to develop sophisticated dyeing techniques.2 During these early
millennia Indus River valley merchants are known to have lived in
Mesopotamia, where they sold cotton textiles.3
In the first century c.e. Egypt became an important overseas
market for Indian cottons. By the next century there was a strong
demand for these textiles both in the Mediterranean and in East
Africa,4 and by the fifth century they were being traded in Southeast Asia.5 The Indian textile trade continued to grow throughout
the next millennium. Even after the arrival of European ships
in Asian ports at the turn of the sixteenth century, it continued unscathed. According to one textile expert, “India virtually
clothed the world” by the mid-eighteenth century.6 The subconti1
Andrew Watson, Agricultural Innovation in the Early Islamic World: The Diffusion of Crops and Farming Techniques, 700 –1100 (Cambridge: Cambridge University Press,1983), p. 32.
2
Mattiebelle Gittinger, Master Dyers to the World: Technique and Trade in
Early Indian Dyed Cotton Textiles (Washington, D.C.: Textile Museum, 1982), p. 19.
For a discussion of the significance of cotton textiles in Indonesia, see Gittinger,
Splendid Symbols: Textiles and Tradition in Indonesia (Washington, D.C.: Textile
Museum, 1979).
3
Moti Chandra, Trade and Trade Routes of Ancient India (New Delhi: Abhinav
Publications, 1977), p. 35.
4
Ibid., p. 126.
5
Gittinger, Splendid Symbols, pp. 13, 19.
6
Ibid., p. 15.
Shaffer: Southernization
3
nent’s position was not undermined until Britain’s Industrial Revolution, when steam engines began to power the production of
cotton textiles.
Another strand in the process of southernization, the search
for new sources of bullion, can be traced back in India to the end
of the Mauryan Empire (321–185 b.c.e.). During Mauryan rule Siberia had been India’s main source of gold, but nomadic disturbances in Central Asia disrupted the traffic between Siberia and
India at about the time that the Mauryans fell. Indian sailors then
began to travel to the Malay peninsula and the islands of Indonesia in search of an alternative source,7 which they most likely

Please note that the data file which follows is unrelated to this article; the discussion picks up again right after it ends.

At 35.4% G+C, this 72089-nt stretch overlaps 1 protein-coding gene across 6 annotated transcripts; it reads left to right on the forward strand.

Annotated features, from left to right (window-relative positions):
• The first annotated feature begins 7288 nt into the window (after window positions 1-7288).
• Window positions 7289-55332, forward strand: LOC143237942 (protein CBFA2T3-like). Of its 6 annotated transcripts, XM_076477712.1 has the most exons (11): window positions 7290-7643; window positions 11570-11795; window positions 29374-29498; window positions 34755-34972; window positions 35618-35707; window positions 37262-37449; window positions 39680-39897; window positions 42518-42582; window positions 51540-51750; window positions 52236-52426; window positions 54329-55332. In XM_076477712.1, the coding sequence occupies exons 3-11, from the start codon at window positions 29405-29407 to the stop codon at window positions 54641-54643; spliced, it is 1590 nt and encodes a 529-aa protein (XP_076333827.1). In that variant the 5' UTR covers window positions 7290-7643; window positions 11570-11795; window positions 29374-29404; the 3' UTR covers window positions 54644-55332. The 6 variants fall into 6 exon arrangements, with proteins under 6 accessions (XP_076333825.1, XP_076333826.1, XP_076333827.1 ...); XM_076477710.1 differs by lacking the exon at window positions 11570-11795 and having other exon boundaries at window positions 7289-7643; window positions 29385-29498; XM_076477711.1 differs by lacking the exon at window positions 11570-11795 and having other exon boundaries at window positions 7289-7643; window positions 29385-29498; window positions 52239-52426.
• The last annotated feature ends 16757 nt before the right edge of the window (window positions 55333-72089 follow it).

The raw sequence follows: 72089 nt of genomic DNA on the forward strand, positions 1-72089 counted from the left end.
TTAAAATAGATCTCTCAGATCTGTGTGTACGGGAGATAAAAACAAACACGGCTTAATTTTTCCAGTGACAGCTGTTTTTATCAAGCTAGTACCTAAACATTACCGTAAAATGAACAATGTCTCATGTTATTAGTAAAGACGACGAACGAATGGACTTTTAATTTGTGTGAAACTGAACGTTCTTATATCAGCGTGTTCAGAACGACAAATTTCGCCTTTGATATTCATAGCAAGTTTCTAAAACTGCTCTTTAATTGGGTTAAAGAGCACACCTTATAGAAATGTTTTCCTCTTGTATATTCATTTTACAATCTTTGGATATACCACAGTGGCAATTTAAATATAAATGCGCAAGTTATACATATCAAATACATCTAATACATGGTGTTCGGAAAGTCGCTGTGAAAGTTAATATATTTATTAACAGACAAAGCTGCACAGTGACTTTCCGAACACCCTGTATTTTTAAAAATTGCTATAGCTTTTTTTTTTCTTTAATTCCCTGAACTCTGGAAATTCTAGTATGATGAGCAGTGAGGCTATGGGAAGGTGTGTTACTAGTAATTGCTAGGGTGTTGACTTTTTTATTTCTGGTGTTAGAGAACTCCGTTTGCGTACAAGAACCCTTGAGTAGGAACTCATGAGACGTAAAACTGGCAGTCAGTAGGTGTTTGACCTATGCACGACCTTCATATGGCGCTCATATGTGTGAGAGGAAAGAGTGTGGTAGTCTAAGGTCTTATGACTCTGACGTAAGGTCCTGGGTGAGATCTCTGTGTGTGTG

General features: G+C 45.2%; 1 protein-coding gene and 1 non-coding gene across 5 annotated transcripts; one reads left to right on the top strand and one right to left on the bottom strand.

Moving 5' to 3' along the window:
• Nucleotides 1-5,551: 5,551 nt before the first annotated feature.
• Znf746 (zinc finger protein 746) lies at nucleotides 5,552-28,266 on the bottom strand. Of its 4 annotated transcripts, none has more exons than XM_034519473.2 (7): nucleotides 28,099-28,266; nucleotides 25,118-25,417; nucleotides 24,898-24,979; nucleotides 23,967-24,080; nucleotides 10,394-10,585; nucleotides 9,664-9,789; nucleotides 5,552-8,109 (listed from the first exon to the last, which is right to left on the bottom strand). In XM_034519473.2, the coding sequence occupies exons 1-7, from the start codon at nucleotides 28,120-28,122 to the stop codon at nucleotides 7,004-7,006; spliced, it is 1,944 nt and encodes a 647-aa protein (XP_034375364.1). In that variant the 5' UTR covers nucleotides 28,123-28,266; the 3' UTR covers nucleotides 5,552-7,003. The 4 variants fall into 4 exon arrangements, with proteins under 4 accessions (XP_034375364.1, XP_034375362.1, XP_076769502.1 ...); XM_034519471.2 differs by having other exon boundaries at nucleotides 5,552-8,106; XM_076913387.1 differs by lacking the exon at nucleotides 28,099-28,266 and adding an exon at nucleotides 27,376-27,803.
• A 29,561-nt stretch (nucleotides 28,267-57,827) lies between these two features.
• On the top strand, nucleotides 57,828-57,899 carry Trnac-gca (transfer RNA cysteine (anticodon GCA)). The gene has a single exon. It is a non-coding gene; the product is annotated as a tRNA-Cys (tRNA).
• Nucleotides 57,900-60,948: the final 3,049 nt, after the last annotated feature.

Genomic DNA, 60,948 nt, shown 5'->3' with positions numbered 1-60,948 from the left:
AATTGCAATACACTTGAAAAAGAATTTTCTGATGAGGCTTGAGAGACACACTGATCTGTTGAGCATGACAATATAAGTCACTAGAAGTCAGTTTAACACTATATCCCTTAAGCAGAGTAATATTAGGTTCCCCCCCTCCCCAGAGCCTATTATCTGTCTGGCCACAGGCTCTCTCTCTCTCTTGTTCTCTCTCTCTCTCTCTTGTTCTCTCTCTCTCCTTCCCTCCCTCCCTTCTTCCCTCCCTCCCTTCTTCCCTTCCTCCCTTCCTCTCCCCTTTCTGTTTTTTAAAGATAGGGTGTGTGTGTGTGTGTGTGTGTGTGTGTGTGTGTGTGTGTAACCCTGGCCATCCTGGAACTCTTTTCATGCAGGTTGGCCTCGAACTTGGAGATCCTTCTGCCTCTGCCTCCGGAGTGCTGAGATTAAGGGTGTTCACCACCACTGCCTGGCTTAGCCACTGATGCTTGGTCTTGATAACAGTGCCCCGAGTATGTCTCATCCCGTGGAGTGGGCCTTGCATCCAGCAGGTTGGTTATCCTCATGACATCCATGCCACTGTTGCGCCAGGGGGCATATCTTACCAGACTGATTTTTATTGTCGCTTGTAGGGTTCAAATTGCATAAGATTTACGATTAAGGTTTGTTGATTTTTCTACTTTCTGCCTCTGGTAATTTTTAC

“discovered” with the help of local peoples who knew the sites.
(This is generally the case with bullion discoveries, including
those made by Arabs and Europeans.) What the Indians (and others later on) did do was introduce this gold to international trade
routes.
The Indians’ search for gold may also have led them to the
shores of Africa. Although its interpretation is controversial,
some archaeological evidence suggests the existence of Indian
influence on parts of East Africa as early as 300 c.e. There is also
one report that gold was being sought in East Africa by Ethiopian
merchants, who were among India’s most important trading partners. The sixth-century Byzantine geographer Cosmas Indicopleustes described Ethiopian merchants who went to some location inland from the East African coast to obtain gold. “Every
other year they would sail far to the south, then march inland,
and in return for various made-up articles they would come back
laden with ingots of gold.” 8 The fact that the expeditions left every
other year suggests that it took two years to get to their destina7
Paul Wheatley, The Golden Khersonese: Studies in the Historical Geography
of the Malay Peninsula Before A. D. 1500 (Westport, Conn.: Greenwood Press, 1973),
p. 188.
8
D. W. Phillipson, “The Beginnings of the Iron Age in Southern Africa,” in